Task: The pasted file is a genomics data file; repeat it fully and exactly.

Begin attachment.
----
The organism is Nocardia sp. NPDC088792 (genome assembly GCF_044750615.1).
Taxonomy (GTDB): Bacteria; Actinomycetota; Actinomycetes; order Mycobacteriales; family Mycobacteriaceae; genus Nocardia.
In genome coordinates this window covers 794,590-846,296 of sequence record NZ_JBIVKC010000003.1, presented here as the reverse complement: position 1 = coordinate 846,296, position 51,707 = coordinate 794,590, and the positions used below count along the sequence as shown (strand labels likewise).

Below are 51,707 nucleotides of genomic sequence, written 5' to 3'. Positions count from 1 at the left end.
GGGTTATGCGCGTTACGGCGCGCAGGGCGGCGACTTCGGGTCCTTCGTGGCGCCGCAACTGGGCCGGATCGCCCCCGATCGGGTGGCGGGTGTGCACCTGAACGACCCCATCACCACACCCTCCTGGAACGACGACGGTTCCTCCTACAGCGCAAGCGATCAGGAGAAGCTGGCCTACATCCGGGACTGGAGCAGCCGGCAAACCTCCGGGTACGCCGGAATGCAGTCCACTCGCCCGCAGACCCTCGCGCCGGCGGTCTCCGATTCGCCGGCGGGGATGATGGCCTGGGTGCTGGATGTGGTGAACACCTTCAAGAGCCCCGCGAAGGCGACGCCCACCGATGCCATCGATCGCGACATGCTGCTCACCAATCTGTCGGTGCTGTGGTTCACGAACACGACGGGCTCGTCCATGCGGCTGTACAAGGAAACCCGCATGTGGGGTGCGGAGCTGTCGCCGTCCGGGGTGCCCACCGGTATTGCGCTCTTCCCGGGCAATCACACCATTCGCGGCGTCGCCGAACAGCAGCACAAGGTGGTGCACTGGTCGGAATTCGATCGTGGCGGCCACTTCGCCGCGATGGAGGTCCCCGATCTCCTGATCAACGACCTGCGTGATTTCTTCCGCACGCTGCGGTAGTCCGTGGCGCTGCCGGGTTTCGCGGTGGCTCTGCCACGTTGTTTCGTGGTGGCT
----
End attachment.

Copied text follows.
The organism is Nocardia sp. NPDC088792 (genome assembly GCF_044750615.1).
Taxonomy (GTDB): Bacteria; Actinomycetota; Actinomycetes; order Mycobacteriales; family Mycobacteriaceae; genus Nocardia.
In genome coordinates this window covers 794,590-846,296 of sequence record NZ_JBIVKC010000003.1, presented here as the reverse complement: position 1 = coordinate 846,296, position 51,707 = coordinate 794,590, and the positions used below count along the sequence as shown (strand labels likewise).

Below are 51,707 nucleotides of genomic sequence, written 5' to 3'. Positions count from 1 at the left end.
GGGTTATGCGCGTTACGGCGCGCAGGGCGGCGACTTCGGGTCCTTCGTGGCGCCGCAACTGGGCCGGATCGCCCCCGATCGGGTGGCGGGTGTGCACCTGAACGACCCCATCACCACACCCTCCTGGAACGACGACGGTTCCTCCTACAGCGCAAGCGATCAGGAGAAGCTGGCCTACATCCGGGACTGGAGCAGCCGGCAAACCTCCGGGTACGCCGGAATGCAGTCCACTCGCCCGCAGACCCTCGCGCCGGCGGTCTCCGATTCGCCGGCGGGGATGATGGCCTGGGTGCTGGATGTGGTGAACACCTTCAAGAGCCCCGCGAAGGCGACGCCCACCGATGCCATCGATCGCGACATGCTGCTCACCAATCTGTCGGTGCTGTGGTTCACGAACACGACGGGCTCGTCCATGCGGCTGTACAAGGAAACCCGCATGTGGGGTGCGGAGCTGTCGCCGTCCGGGGTGCCCACCGGTATTGCGCTCTTCCCGGGCAATCACACCATTCGCGGCGTCGCCGAACAGCAGCACAAGGTGGTGCACTGGTCGGAATTCGATCGTGGCGGCCACTTCGCCGCGATGGAGGTCCCCGATCTCCTGATCAACGACCTGCGTGATTTCTTCCGCACGCTGCGGTAGTCCGTGGCGCTGCCGGGTTTCGCGGTGGCTCTGCCACGTTGTTTCGTGGTGGCT